With a wine history dating back more than 4,000 years, Italy is one of the most diverse winemaking countries in the world. The statistics are staggering: 4,000 years of winemaking history, 20 wine regions, 96 provinces, 1,000-plus grape varieties, 4,200 or more wine styles, and thousands of producers.
The geography and climate of Italy is as diverse as its culture, from the chilly Alpine area in the north to the southern tip of the boot that is on the same latitude as North Africa. The Apennines mountain range runs down the center of the country, providing slopes of every conceivable altitude, soil, drainage and exposure. This produces a wide range of options and styles in Italian wine that are as exciting as they are varied.
Even the geographic regions eschew consistency; each of the 20 regions is an entity of its own, with certain powers that tend to stray from national winemaking standards and laws. Each region is subdivided into provinces that take their names from the principal village they occupy.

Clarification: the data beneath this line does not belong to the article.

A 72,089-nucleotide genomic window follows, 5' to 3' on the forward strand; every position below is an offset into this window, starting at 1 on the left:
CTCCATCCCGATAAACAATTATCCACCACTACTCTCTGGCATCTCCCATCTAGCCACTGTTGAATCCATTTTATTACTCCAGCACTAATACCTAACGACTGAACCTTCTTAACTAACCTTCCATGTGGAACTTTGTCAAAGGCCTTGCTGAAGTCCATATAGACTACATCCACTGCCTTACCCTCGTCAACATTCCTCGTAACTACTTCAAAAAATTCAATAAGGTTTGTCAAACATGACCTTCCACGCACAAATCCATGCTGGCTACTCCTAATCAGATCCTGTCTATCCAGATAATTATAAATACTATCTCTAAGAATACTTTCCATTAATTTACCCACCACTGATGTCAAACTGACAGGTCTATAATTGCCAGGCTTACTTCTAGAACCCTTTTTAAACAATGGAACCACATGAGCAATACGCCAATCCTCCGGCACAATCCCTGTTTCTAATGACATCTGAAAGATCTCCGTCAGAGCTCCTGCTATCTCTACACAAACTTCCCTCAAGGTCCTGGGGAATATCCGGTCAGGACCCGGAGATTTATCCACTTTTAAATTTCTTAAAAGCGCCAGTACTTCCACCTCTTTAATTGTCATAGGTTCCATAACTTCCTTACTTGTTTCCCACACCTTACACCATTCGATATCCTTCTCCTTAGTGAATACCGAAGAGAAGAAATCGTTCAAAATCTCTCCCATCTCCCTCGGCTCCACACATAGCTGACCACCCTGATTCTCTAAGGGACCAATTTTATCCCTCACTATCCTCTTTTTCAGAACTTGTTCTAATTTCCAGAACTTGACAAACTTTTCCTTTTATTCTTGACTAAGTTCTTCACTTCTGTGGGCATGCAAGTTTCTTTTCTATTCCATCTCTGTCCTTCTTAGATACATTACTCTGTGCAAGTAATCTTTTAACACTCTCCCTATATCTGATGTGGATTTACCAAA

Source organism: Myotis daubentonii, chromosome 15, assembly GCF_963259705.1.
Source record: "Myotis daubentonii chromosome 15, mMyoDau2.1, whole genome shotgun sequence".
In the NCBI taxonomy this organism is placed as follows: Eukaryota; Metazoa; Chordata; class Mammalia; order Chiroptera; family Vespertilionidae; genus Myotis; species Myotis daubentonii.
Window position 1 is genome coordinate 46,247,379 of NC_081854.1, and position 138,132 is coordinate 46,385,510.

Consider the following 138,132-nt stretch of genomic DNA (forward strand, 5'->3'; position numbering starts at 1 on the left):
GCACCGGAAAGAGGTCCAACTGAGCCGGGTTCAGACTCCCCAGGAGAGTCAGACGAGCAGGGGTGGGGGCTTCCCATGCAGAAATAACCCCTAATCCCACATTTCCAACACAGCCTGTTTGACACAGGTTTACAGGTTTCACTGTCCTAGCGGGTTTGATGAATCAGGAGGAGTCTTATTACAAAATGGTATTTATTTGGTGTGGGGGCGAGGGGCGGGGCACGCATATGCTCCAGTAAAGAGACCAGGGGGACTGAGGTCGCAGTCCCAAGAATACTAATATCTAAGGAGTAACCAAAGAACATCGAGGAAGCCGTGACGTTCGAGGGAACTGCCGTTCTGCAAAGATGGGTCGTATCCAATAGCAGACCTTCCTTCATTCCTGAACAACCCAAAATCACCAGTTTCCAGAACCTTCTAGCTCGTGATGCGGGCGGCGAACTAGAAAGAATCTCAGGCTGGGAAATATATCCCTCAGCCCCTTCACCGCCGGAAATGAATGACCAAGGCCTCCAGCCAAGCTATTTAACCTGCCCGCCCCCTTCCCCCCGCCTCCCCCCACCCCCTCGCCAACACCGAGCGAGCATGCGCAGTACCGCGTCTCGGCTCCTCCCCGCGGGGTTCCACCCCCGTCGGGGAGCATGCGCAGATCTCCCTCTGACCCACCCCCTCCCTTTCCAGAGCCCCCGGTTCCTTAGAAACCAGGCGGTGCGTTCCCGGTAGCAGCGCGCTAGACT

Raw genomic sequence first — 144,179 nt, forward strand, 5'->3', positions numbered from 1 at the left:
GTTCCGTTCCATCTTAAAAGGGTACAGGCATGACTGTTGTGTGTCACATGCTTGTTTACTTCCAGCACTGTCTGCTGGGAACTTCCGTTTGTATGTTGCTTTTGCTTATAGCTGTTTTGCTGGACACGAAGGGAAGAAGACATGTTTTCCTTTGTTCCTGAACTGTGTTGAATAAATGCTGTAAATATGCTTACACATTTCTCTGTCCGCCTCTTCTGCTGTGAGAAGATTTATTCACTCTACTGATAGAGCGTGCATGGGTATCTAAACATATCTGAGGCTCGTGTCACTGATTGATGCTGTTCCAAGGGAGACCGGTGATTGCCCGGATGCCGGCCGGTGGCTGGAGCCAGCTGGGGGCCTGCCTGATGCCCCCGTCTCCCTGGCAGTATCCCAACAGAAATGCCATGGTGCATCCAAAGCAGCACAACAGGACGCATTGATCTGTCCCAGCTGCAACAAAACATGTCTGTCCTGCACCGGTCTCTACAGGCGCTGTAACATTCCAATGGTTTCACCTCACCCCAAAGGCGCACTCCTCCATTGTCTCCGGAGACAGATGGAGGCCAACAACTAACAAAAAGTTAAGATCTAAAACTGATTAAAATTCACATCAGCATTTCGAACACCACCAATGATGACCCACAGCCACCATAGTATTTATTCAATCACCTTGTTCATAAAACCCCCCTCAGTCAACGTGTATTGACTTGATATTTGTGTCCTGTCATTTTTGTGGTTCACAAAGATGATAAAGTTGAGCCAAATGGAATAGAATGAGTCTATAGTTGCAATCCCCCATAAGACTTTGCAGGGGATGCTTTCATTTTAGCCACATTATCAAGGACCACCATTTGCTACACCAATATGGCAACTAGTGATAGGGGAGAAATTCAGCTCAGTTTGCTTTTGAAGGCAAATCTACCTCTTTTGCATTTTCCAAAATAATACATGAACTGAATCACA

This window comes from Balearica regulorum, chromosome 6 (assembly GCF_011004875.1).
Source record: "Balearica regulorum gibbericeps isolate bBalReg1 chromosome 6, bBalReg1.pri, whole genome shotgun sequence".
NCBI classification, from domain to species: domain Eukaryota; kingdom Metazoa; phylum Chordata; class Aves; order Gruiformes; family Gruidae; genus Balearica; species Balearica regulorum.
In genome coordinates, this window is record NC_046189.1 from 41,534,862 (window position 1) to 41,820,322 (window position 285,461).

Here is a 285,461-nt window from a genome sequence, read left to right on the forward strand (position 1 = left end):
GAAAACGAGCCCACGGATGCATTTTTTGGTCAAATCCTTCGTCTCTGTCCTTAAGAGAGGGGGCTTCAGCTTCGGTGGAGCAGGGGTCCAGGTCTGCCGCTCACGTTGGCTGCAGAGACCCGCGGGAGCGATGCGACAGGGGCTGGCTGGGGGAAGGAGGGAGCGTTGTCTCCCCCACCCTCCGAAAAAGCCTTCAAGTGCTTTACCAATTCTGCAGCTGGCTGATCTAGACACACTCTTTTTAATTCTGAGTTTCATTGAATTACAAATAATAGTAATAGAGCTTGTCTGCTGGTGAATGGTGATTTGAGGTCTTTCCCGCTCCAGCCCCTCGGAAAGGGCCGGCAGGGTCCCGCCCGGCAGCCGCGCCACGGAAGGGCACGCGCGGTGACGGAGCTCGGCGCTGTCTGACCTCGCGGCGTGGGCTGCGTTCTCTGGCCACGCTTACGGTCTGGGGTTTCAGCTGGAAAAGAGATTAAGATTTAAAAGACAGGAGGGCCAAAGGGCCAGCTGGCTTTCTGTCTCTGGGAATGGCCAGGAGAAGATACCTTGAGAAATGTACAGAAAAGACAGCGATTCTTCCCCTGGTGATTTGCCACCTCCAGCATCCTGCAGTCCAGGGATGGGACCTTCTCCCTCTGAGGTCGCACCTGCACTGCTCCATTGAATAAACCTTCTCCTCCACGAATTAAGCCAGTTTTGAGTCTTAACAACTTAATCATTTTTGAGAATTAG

Italian wines are marked in a classification system that has roots dating back centuries. The governing body for quality designations is the Denominazione di Origine Controllata (DOC). This means the area in which the vines are grown and wine produced is a protected area.
Wines of even higher quality are given DOCG status, which stands for Denominazione di Origine Controllata Garantita, or “guaranteed in the style and regional authenticity” of the wine. Italian DOC laws differ from their French counterparts in the AOC in that Italy requires aging of the wines and that there are no Premier Cru or Grand Cru systems in place for classification.
At present, there are more than 300 DOC appellations, which account for approximately 20 percent of total wine production…